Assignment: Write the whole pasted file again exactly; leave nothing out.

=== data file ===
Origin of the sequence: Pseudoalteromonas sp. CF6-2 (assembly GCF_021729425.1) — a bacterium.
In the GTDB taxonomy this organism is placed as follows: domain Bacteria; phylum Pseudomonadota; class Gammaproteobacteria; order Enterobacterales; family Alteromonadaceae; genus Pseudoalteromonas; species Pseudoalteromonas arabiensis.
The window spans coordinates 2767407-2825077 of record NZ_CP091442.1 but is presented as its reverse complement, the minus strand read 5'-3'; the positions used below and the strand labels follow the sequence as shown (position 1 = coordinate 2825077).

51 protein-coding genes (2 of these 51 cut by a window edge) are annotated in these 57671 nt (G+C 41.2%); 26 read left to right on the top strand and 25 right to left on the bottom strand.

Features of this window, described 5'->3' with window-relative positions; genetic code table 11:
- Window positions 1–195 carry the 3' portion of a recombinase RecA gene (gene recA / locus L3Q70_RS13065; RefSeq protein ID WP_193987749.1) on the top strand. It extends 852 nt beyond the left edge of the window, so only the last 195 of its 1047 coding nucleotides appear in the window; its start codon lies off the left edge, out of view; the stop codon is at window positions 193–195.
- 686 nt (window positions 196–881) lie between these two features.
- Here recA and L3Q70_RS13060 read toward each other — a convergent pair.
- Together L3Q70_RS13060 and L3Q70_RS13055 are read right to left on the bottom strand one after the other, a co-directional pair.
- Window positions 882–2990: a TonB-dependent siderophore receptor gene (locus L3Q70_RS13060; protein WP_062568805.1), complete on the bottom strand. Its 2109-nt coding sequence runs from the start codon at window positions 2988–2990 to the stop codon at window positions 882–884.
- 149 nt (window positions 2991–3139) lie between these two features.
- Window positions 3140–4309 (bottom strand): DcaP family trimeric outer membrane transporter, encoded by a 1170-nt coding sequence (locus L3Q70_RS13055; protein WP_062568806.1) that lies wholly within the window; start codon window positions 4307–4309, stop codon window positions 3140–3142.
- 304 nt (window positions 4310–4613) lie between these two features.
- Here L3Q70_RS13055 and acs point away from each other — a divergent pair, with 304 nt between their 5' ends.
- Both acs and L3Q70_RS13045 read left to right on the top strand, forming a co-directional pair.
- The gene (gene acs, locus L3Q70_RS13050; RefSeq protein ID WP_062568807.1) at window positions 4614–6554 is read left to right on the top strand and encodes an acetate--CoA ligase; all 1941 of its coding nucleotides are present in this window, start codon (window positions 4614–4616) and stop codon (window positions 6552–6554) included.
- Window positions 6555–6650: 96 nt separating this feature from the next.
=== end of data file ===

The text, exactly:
Origin of the sequence: Pseudoalteromonas sp. CF6-2 (assembly GCF_021729425.1) — a bacterium.
In the GTDB taxonomy this organism is placed as follows: domain Bacteria; phylum Pseudomonadota; class Gammaproteobacteria; order Enterobacterales; family Alteromonadaceae; genus Pseudoalteromonas; species Pseudoalteromonas arabiensis.
The window spans coordinates 2767407-2825077 of record NZ_CP091442.1 but is presented as its reverse complement, the minus strand read 5'-3'; the positions used below and the strand labels follow the sequence as shown (position 1 = coordinate 2825077).

51 protein-coding genes (2 of these 51 cut by a window edge) are annotated in these 57671 nt (G+C 41.2%); 26 read left to right on the top strand and 25 right to left on the bottom strand.

Features of this window, described 5'->3' with window-relative positions; genetic code table 11:
- Window positions 1–195 carry the 3' portion of a recombinase RecA gene (gene recA / locus L3Q70_RS13065; RefSeq protein ID WP_193987749.1) on the top strand. It extends 852 nt beyond the left edge of the window, so only the last 195 of its 1047 coding nucleotides appear in the window; its start codon lies off the left edge, out of view; the stop codon is at window positions 193–195.
- 686 nt (window positions 196–881) lie between these two features.
- Here recA and L3Q70_RS13060 read toward each other — a convergent pair.
- Together L3Q70_RS13060 and L3Q70_RS13055 are read right to left on the bottom strand one after the other, a co-directional pair.
- Window positions 882–2990: a TonB-dependent siderophore receptor gene (locus L3Q70_RS13060; protein WP_062568805.1), complete on the bottom strand. Its 2109-nt coding sequence runs from the start codon at window positions 2988–2990 to the stop codon at window positions 882–884.
- 149 nt (window positions 2991–3139) lie between these two features.
- Window positions 3140–4309 (bottom strand): DcaP family trimeric outer membrane transporter, encoded by a 1170-nt coding sequence (locus L3Q70_RS13055; protein WP_062568806.1) that lies wholly within the window; start codon window positions 4307–4309, stop codon window positions 3140–3142.
- 304 nt (window positions 4310–4613) lie between these two features.
- Here L3Q70_RS13055 and acs point away from each other — a divergent pair, with 304 nt between their 5' ends.
- Both acs and L3Q70_RS13045 read left to right on the top strand, forming a co-directional pair.
- The gene (gene acs, locus L3Q70_RS13050; RefSeq protein ID WP_062568807.1) at window positions 4614–6554 is read left to right on the top strand and encodes an acetate--CoA ligase; all 1941 of its coding nucleotides are present in this window, start codon (window positions 4614–4616) and stop codon (window positions 6552–6554) included.
- Window positions 6555–6650: 96 nt separating this feature from the next.